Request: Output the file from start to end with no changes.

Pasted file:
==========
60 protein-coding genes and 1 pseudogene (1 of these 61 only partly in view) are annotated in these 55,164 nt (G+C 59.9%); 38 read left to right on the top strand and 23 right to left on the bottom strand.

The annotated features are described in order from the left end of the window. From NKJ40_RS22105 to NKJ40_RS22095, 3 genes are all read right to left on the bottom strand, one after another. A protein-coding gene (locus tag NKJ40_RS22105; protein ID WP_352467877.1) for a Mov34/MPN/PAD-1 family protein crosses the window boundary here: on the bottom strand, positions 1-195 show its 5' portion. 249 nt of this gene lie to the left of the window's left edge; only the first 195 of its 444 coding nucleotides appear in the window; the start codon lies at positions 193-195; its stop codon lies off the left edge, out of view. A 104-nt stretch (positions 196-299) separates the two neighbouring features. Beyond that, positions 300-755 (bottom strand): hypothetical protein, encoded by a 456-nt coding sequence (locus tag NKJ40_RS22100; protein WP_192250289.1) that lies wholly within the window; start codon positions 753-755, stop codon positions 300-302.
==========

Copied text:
60 protein-coding genes and 1 pseudogene (1 of these 61 only partly in view) are annotated in these 55,164 nt (G+C 59.9%); 38 read left to right on the top strand and 23 right to left on the bottom strand.

The annotated features are described in order from the left end of the window. From NKJ40_RS22105 to NKJ40_RS22095, 3 genes are all read right to left on the bottom strand, one after another. A protein-coding gene (locus tag NKJ40_RS22105; protein ID WP_352467877.1) for a Mov34/MPN/PAD-1 family protein crosses the window boundary here: on the bottom strand, positions 1-195 show its 5' portion. 249 nt of this gene lie to the left of the window's left edge; only the first 195 of its 444 coding nucleotides appear in the window; the start codon lies at positions 193-195; its stop codon lies off the left edge, out of view. A 104-nt stretch (positions 196-299) separates the two neighbouring features. Beyond that, positions 300-755 (bottom strand): hypothetical protein, encoded by a 456-nt coding sequence (locus tag NKJ40_RS22100; protein WP_192250289.1) that lies wholly within the window; start codon positions 753-755, stop codon positions 300-302.